Not too long ago, Rashad Turner might have been at Edina City Hall, speaking out against police mistreatment of a black man, just like the 150 or so people who showed up at a meeting Tuesday night.
But the former leader of Black Lives Matter St. Paul has a new public profile. He was named this week as director of community engagement for a nonprofit dedicated to closing the achievement gap in schools. And on Tuesday, two weeks before his official start date, one could say Turner already was on the job.
He sat in on a board meeting of Minnesota Comeback, his new Minneapolis-based employer, with Ed Graff, the new superintendent of Minneapolis Public Schools. Turner heard Graff, a white man, speak of having grown up in a highly mobile family and of having the experience of being a racial minority in a school. Powerful, Turner said, and a story not unlike that of the students and families both men now serve.
Turner, once the battler, now is out to build partnerships in a quest to ensure Minneapolis is rich with what he says are “high-quality schools doing great work with kids.”
His hiring, announced on Monday, came a short time after Turner left Black Lives Matter over a call by some of its leaders for a moratorium on charter schools, which are publicly funded schools that operate outside school district control. Asked whether his support for charter schools gave truth to suspicions aired earlier this year that Minnesota Comeback could undermine Minneapolis Public Schools by steering its students to charter schools, Turner replied: “That’s a false narrative.”
Minnesota Comeback simply wants to make sure parents have access to a quality school that best meets the needs of their kids, he said, and it doesn’t matter whether it’s a school district school, a charter school or a private school.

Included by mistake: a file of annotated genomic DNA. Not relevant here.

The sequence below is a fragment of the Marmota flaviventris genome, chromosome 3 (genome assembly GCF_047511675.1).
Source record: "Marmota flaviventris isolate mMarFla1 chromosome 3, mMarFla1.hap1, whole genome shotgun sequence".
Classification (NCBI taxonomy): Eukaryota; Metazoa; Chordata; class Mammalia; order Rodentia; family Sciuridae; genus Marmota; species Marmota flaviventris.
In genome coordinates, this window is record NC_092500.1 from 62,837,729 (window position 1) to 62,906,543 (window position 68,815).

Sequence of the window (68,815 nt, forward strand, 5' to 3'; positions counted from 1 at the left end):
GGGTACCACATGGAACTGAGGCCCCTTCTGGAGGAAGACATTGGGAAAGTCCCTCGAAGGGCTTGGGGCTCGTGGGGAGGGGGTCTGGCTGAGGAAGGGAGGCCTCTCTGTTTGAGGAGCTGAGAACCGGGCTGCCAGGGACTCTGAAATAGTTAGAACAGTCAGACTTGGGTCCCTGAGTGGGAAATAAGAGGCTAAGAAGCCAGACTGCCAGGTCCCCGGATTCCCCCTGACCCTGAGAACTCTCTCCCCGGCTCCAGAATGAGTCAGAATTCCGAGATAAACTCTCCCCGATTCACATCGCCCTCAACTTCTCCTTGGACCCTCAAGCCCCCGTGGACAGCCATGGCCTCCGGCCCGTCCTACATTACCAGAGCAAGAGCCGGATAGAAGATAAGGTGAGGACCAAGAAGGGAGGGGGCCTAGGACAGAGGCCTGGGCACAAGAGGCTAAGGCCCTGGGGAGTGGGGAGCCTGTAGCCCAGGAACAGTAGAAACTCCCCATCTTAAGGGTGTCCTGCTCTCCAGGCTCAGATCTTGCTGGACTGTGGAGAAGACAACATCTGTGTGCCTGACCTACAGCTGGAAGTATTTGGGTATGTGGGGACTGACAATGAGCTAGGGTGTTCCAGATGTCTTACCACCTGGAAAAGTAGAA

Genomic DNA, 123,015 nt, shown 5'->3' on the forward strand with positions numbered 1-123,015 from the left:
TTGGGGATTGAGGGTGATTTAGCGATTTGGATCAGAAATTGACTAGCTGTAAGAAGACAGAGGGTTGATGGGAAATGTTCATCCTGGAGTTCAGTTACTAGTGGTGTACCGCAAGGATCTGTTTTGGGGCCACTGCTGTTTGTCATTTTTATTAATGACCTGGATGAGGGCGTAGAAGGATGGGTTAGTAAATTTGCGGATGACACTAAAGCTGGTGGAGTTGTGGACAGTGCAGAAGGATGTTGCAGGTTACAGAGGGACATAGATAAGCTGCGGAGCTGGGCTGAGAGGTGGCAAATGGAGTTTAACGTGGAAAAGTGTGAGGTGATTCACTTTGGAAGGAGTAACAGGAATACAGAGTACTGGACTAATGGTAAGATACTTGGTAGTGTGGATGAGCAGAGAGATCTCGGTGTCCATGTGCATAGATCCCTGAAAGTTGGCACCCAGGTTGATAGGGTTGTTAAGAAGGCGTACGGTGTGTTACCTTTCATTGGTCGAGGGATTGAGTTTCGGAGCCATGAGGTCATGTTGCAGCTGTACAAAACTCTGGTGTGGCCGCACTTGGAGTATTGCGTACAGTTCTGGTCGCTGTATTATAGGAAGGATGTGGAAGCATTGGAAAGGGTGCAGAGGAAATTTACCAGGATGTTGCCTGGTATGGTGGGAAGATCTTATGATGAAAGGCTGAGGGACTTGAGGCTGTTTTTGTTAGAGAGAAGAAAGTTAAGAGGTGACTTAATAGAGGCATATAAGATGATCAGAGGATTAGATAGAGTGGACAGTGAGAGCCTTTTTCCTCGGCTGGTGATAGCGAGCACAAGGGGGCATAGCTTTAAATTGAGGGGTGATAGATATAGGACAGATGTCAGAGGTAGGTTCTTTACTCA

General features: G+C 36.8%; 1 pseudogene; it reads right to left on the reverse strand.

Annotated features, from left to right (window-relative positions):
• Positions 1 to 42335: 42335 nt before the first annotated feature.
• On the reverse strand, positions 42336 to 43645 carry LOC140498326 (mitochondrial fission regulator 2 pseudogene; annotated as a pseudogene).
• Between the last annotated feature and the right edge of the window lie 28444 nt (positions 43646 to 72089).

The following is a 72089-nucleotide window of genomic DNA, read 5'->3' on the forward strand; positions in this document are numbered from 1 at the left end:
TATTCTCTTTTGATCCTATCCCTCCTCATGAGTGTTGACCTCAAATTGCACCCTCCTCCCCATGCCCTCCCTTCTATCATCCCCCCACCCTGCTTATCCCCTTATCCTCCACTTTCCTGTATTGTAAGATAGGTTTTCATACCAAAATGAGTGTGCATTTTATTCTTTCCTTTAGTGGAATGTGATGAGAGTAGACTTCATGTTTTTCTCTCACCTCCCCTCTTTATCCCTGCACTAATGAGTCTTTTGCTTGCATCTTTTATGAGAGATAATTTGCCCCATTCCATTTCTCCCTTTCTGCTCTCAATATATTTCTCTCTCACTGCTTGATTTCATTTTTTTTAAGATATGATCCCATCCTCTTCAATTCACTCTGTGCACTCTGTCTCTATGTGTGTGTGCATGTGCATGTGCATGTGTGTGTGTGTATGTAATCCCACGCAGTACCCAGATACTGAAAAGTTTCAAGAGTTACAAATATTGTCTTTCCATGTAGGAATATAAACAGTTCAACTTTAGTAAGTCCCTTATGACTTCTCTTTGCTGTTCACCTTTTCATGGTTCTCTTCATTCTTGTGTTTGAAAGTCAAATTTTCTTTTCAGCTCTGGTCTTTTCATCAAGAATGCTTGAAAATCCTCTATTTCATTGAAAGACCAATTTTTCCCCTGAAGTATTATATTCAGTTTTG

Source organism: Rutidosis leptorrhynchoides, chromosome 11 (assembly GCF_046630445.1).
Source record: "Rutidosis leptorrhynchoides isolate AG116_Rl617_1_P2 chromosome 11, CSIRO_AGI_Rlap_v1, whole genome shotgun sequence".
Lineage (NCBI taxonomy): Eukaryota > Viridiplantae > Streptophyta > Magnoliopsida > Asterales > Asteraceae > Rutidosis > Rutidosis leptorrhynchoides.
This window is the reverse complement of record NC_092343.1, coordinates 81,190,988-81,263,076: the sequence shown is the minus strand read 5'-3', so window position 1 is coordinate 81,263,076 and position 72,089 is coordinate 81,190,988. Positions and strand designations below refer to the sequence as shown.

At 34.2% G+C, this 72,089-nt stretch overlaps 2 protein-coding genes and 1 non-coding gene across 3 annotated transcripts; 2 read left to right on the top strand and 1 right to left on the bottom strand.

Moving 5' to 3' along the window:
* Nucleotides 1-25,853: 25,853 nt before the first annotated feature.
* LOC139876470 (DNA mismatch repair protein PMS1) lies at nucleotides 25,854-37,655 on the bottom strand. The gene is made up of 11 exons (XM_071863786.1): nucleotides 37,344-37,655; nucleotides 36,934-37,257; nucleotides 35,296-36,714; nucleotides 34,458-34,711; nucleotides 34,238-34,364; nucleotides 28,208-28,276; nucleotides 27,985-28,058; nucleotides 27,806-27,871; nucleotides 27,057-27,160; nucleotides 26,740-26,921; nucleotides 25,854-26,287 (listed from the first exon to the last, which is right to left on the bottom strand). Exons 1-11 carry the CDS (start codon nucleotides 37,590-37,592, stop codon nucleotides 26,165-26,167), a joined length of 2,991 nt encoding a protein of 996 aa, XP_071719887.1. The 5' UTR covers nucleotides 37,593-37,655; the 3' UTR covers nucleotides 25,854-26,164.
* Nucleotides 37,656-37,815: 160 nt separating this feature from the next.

In Turner, the group has chosen a leader who has worked at both the school district and college levels but is better known for the controversial ways by which he has protested police brutality and fought to improve police-community relations. Turner has threatened to disrupt the Twin Cities Marathon and wintertime’s Crashed Ice event, and led a Black Lives Matter shutdown of a gate at the State Fair.
Minnesota Comeback says it is thrilled to have him.
“Rashad is a proven and inclusive leader passionate about fostering equitable communities and improving education,” Al Fan, the group’s executive director, said in a news release. “Our community is stronger because of his ability to advance social justice, engage communities and change the status quo.”
In Minnesota Comeback, Turner has the opportunity to glean lessons from foundation leaders like Tad Piper, former CEO and chairman of Piper Jaffray, one of the board’s co-chairs. In an interview Wednesday, Turner expressed admiration for the people in the meeting room on Tuesday.
“I’m 31. I’m still young,” he said. “It’s going to be great to learn from those people.”
In April, Minnesota Comeback joined the field of local nonprofits that aim to close the achievement gap by earmarking $2.7 million in upfront contributions to the cause. More than half a million dollars is to go to the school district’s teacher residency program, which helps education assistants and other district staff become licensed teachers. Other recipients included two high-performing charter schools: Hiawatha Academies and Prodeo Academy.
Turner will lead a community engagement team that will help parents better understand their options and ideally have a strong say in what happens in their schools. How to go about doing that still has to be worked out with the team, he added. But he ran quickly through some thoughts, then smiled and said: “I have a bunch of ideas.”
There could be community forums, he said, or dinners or other school events.
Parents could be mobilized to speak out at the State Capitol or at a school board meeting, he said.
Minnesota Comeback could have people door-knock or conduct surveys, he added.
Turner is attracted, too, to the idea of promoting academic parent-teacher teams, which in St. Paul has meant replacing traditional one-on-one parent-teacher conferences with group meetings. Parents discuss achievement goals and learn activities they can do with their children at home.
He likes parent-teacher teams because they are shown to improve student performance, which he says is essential to any engagement effort.
When told that it took teacher-administrator negotiations to create those teams in St. Paul, Turner suggested that the Minneapolis Public Schools could create a pilot program. He left the impression he was not about to give up easily.
“I’m always up to a challenge,” he said.